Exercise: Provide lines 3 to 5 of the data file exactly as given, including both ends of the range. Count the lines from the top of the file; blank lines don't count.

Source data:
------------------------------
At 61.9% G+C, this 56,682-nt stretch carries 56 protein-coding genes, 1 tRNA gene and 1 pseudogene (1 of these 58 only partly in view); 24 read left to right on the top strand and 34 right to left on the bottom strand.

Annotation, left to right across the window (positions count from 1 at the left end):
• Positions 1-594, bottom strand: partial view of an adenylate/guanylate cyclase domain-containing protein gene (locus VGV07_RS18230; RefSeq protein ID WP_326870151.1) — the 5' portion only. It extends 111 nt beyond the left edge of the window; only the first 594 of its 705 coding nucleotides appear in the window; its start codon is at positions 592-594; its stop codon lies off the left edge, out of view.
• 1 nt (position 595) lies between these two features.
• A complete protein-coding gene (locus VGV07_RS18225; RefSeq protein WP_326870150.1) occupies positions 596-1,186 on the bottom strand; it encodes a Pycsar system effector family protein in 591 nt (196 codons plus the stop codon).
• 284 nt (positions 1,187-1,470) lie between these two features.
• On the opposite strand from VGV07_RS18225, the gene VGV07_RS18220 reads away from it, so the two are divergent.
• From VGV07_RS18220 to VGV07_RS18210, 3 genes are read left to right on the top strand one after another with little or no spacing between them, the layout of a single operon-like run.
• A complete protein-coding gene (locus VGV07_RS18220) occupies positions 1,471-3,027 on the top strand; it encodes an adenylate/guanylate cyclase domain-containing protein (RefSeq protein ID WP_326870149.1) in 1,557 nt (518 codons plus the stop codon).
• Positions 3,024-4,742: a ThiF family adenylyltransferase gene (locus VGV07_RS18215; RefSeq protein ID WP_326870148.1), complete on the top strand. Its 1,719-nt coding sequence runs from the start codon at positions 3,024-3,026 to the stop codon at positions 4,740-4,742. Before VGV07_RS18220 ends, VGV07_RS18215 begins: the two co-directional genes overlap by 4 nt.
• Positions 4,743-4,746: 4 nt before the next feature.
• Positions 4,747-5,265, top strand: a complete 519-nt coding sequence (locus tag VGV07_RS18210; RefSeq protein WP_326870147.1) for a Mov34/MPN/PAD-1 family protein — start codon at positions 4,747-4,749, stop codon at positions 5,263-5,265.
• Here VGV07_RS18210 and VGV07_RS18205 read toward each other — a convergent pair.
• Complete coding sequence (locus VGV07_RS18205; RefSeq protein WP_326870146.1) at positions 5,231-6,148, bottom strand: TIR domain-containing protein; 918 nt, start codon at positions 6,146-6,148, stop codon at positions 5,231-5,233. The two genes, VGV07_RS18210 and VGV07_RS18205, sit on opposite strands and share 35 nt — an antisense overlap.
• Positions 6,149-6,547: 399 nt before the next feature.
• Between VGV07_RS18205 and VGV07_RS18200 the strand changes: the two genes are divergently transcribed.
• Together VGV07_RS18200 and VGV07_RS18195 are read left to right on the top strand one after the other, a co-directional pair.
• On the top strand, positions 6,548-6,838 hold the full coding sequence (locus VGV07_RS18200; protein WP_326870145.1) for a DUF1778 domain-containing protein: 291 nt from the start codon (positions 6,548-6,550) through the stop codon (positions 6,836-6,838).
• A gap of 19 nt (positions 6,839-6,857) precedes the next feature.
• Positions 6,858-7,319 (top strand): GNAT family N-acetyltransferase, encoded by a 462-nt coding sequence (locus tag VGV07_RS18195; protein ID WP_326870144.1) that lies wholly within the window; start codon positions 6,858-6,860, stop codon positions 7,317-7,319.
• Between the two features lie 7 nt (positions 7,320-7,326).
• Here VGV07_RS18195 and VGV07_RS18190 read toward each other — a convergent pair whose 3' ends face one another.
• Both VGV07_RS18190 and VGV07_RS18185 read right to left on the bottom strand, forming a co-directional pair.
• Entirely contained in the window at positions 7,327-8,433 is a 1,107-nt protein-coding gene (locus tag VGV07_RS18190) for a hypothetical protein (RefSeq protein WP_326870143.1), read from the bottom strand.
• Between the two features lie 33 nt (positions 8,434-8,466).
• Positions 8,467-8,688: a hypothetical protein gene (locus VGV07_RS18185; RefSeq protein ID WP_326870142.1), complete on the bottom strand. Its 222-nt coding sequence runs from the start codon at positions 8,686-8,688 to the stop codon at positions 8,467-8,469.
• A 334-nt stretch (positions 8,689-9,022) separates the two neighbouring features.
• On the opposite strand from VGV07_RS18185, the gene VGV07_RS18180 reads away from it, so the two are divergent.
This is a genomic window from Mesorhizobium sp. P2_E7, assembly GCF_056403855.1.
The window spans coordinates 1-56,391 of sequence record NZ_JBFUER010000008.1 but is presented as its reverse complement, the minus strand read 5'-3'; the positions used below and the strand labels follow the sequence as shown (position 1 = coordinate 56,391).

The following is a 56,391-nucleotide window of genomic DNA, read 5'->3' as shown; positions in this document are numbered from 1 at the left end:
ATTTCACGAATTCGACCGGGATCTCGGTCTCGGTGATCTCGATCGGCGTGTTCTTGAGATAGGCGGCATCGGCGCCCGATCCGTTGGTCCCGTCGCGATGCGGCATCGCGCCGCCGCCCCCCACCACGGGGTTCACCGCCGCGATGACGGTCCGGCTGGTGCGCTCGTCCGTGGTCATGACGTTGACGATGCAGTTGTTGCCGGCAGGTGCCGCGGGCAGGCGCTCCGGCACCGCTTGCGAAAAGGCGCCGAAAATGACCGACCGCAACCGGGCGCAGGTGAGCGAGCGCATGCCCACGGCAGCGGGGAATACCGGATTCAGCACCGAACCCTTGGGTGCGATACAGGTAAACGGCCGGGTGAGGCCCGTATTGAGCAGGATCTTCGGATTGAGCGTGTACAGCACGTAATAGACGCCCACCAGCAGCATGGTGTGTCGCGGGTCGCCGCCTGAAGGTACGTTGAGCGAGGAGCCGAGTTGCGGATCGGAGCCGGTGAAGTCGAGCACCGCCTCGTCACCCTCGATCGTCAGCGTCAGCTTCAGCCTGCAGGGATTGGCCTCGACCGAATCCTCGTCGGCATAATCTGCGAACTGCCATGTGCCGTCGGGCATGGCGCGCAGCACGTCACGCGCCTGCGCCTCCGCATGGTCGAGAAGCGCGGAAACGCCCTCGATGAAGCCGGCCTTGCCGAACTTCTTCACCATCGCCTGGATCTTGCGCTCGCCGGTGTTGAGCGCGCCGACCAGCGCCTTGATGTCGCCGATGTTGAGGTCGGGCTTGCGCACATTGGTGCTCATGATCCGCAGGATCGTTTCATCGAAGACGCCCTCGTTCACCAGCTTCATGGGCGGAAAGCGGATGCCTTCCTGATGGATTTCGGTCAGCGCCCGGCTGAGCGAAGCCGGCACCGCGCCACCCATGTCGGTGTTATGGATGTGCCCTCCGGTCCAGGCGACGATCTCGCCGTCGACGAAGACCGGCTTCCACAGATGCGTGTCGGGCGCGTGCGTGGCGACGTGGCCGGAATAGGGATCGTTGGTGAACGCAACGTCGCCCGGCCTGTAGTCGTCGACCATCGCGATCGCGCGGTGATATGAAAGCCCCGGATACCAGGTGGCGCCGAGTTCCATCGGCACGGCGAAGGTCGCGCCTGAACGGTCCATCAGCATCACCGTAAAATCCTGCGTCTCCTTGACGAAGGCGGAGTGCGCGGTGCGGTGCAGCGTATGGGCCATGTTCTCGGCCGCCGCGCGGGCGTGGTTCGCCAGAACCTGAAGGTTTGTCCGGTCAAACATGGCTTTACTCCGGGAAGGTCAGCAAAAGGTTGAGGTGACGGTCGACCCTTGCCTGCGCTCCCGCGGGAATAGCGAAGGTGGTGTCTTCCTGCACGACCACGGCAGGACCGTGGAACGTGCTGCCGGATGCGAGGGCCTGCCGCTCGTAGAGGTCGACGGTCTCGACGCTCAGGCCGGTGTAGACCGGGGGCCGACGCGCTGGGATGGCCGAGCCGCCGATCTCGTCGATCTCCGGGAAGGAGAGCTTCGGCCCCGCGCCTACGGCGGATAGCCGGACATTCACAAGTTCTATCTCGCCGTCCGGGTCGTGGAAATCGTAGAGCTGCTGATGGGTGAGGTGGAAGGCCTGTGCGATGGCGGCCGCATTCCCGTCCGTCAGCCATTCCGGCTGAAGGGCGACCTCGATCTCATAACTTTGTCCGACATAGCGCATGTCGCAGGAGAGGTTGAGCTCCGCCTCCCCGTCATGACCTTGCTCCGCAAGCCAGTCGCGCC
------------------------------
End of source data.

• Positions 1-594, bottom strand: partial view of an adenylate/guanylate cyclase domain-containing protein gene (locus VGV07_RS18230; RefSeq protein ID WP_326870151.1) — the 5' portion only. It extends 111 nt beyond the left edge of the window; only the first 594 of its 705 coding nucleotides appear in the window; its start codon is at positions 592-594; its stop codon lies off the left edge, out of view.
• 1 nt (position 595) lies between these two features.
• A complete protein-coding gene (locus VGV07_RS18225; RefSeq protein WP_326870150.1) occupies positions 596-1,186 on the bottom strand; it encodes a Pycsar system effector family protein in 591 nt (196 codons plus the stop codon).